It’s the Product, Stupid

One of my favorite marketing gurus, David Ogilvy, once wrote, “Great marketing only makes a bad product fail faster.” How true.

it's the product, stupid button

I have argued for years that, “It’s the product, Stupid.” The secret to success in any business is to deliver a great, compelling product. No amount of marketing savvy, salesmanship, or operational excellence can overcome a weak product. This is especially true when it comes to publishing.

The purpose of marketing is to get a book launched—to prime the pump. But if people don’t want to read it and—more importantly—if they won’t recommend it to their friends, you’re hosed. You can’t spend enough money or be creative enough to overcome a lack of word-of-mouth marketing.In light of this, it was fascinating to watch Apple’s introduction of the iPhone last week. Like millions of other Mac fans, I read all the articles and even worked my way through Apple’s slick, interactive Web site. I thought to myself, Very cool. I definitely want one of these. But I also thought, I can wait until the second generation. Let them work the bugs out first.

But then I watched Steve Job’s keynote presentation from MacWorld. (You can download this for free from iTunes. If you are involved in any aspect of product development, this is a must-watch video.) Almost immediately, I fell under his spell. You really have to watch Steve demo this product to fully appreciate it. It’s mind-blowing.

I think there are at least three things that any company can learn from Steve’s keynote:

  1. Create products that you would personally use. When you’re watching Steve, you get the sense that he loves the product. He is so familiar with it, because he has been using it. He thinks it is “way cool,” and he’s not afraid to say so. He sprinkles words like “awesome,” “incredible,” and even “magical” throughout his speech. He exhibits the wonder of a five-year-old on Christmas morning. You really believe him. He’s not trying to sell you something. He’s simply sharing the experience.

    What about the products you create? If you’re in the publishing business, how about the books you publish? Do you even read the stuff you publish? Would you recommend your books enthusiastically to a friend? Do you really love these products or are you only trying to meet some arbitrary SKU quota or generate revenue?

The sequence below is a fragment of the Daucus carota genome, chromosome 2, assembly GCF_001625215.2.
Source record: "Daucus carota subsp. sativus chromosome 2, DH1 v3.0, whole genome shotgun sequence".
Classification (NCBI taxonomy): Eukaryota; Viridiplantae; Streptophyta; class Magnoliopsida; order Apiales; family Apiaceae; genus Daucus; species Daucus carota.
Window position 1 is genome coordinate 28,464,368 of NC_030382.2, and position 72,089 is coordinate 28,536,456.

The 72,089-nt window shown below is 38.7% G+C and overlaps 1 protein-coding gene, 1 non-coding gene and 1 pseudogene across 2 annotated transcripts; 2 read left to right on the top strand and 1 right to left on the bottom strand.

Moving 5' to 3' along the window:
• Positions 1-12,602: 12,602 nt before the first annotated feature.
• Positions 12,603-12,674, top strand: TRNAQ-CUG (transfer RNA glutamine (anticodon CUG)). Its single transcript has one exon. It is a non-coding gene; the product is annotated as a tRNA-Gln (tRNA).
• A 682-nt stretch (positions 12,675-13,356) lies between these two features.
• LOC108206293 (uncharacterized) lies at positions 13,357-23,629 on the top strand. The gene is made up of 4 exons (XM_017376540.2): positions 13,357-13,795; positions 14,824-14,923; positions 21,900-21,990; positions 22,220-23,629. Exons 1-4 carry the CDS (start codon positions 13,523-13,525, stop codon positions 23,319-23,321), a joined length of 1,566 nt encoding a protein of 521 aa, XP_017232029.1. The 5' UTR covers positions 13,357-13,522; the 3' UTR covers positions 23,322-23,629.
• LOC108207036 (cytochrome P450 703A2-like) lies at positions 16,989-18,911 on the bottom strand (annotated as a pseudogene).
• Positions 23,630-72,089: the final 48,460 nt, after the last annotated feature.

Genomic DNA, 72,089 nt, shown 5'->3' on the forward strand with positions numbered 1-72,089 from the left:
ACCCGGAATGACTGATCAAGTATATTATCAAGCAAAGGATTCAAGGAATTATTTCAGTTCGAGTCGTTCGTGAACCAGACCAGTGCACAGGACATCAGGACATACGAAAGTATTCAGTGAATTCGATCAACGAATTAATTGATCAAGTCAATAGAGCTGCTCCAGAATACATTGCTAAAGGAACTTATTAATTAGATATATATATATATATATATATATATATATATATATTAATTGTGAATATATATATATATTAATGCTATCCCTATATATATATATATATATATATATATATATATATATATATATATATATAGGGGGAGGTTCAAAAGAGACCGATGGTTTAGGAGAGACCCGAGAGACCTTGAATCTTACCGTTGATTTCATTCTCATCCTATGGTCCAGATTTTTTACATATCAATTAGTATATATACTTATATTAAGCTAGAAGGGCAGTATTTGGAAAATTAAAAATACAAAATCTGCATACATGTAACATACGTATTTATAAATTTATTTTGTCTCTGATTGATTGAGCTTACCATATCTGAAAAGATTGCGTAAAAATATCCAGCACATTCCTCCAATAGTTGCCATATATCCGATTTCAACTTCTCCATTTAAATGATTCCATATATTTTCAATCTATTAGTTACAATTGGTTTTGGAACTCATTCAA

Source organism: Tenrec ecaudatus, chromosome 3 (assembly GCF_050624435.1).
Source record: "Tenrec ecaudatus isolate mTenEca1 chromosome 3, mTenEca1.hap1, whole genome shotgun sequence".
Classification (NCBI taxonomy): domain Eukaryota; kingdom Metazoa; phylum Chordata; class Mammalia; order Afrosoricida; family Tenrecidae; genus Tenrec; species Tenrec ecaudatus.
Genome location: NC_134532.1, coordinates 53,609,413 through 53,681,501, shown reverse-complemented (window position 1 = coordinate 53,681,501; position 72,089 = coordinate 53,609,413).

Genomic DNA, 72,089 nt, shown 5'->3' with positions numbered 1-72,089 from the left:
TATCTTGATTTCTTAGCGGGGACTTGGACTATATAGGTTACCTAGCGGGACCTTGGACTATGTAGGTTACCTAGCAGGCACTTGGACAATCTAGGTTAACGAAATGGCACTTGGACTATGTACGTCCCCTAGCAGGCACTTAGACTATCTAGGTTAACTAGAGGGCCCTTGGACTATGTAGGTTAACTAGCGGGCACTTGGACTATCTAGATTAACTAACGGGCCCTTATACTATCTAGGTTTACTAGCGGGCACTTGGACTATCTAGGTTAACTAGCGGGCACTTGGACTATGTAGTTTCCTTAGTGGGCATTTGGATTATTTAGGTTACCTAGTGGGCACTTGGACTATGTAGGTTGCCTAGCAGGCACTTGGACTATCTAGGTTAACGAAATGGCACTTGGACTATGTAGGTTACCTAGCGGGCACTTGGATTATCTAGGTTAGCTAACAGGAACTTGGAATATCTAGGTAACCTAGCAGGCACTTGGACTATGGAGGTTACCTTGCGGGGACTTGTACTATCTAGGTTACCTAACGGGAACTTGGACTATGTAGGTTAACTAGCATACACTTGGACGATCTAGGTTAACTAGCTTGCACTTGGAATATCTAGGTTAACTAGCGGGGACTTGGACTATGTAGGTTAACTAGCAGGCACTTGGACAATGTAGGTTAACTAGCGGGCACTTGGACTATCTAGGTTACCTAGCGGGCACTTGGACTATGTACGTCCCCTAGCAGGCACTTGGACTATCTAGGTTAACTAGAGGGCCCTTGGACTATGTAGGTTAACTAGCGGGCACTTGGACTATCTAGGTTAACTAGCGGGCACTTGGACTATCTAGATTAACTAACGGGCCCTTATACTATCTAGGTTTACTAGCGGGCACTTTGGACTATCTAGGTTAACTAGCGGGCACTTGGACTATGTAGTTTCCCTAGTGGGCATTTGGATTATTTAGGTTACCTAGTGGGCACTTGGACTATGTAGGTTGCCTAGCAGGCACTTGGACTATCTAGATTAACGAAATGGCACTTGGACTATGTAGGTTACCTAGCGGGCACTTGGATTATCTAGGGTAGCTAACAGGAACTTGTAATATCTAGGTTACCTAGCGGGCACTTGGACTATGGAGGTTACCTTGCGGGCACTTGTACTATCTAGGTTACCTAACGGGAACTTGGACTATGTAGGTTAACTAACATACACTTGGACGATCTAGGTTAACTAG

What if we stopped publishing stuff that didn’t capture our imagination? My guess is that our SKU counts would drop dramatically. And, well they should. The world doesn’t need more books. It needs better books.

  2. Create products that solve problems in unexpected ways. It was interesting to watch some of the biggest cell phone manufacturers get hammered in the press the week before the iPhone was announced. They essentially said, “We’ve saturated the market. There’s nothing compelling left to build. Investors need to get used to the idea of slower revenue growth and tighter margins. From this point forward, competition is going to be brutal.”

    Then Steve announced a new phone that essentially re-invented the category. Not surprisingly, Apple’s stock soared. Motorola, Nokia, and Samsung’s took a dive.

    Apple wasn’t content to create a phone that just had additional features. They completely re-thought the solution—from the ground up. They put themselves in the user’s place and refused to be constrained by the past. They didn’t start with the technology. They started with the dream and then went in search of technology. This is a completely different way of doing business.

    As product developers, I think we too often think “inside the box.” We let the past constrain us. We don’t get in the consumers shoes and ask, “What would make this really cool?” “What would take this to a whole new level?” “What would we create if the limits of current technology weren’t an issue?” We have to get “outside the box” and learn to dream again.

  3. Create products that exceed our customers’ expectations. As I watched Steve’s presentation, I couldn’t help but notice the crowd. They were on the edge of their seats. It was like they were watching a master magician. As Steve demonstrated each new feature, the crowd erupted in spontaneous applause. To my surprise, I found myself laughing with glee. I felt like a kid again. Most of all, I wanted one of those phones!

    Part of the charm is that everything is executed with such amazing simplicity and elegance. Every icon on the phone is understated but beautiful. Every feature is easy-to-use, but not complex. Everything seems not only as good as Apple could make it, but as good as Apple could imagine it.

    What about our products? How often have we rushed something to press with a sigh and a collective, “Well, I guess that will have to do. It’s not great but it’s good enough.”

    We don’t start with a lofty vision. We have become content with mediocrity. We aim low and execute even lower!

It’s time to get the passion back. We have to raise the standard. We have to shoot for the moon. We need to push one another and our authors to deliver great manuscripts. That’s where it starts. We have to create head-turning packaging. We must publish books that we are delighted—yes, delighted!—to read ourselves and proud to pass on to others.

If we would do that, think how much easier everything else becomes. Apple spent a fortune on product development. But they haven’t yet spent much on marketing. Nevertheless, they got more press coverage than the entire Consumer Electronics Show that was going on simultaneously in Las Vegas. They have proven beyond a shadow of a doubt that “It’s the product, Stupid.” Let’s take a lesson from their play book.

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